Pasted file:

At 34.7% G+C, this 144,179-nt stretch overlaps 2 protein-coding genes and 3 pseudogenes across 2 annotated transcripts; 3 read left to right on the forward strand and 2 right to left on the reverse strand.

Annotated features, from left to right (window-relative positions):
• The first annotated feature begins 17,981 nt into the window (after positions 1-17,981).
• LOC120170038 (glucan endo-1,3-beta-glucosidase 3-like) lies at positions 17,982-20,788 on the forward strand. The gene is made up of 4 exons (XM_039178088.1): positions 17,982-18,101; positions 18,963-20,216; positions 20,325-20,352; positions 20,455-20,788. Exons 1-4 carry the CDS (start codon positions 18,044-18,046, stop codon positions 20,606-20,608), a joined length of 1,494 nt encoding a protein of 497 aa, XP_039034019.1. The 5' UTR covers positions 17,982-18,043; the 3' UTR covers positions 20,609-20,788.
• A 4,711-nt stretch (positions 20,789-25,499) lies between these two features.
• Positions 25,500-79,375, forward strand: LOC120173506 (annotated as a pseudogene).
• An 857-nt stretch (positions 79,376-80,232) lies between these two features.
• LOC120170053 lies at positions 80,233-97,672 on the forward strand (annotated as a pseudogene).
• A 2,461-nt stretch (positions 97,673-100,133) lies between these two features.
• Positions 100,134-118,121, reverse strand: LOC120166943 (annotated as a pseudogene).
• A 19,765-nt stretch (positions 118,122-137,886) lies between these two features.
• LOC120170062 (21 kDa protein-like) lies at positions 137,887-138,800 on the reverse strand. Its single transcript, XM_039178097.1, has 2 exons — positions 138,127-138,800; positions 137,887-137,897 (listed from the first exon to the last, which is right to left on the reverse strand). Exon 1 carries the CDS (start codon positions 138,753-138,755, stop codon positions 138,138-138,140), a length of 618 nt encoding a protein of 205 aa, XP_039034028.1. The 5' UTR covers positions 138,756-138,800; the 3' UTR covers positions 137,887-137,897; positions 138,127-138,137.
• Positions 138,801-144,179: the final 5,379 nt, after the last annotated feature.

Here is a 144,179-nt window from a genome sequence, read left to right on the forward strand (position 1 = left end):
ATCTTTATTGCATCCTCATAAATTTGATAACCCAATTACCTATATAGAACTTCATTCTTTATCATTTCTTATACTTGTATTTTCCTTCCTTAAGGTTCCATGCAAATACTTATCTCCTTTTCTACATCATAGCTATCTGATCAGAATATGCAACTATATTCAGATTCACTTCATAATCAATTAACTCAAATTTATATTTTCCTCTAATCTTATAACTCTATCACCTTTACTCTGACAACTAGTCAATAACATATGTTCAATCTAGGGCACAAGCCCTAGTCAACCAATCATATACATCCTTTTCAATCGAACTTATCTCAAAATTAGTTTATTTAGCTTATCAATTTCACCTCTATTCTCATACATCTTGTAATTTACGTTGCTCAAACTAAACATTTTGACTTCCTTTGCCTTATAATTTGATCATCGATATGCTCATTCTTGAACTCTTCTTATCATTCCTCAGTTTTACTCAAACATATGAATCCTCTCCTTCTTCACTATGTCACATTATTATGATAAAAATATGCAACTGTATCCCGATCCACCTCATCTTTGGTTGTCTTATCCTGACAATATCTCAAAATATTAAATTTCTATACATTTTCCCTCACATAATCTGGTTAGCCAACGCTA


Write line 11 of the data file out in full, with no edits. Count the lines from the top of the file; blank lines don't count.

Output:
• A 19,765-nt stretch (positions 118,122-137,886) lies between these two features.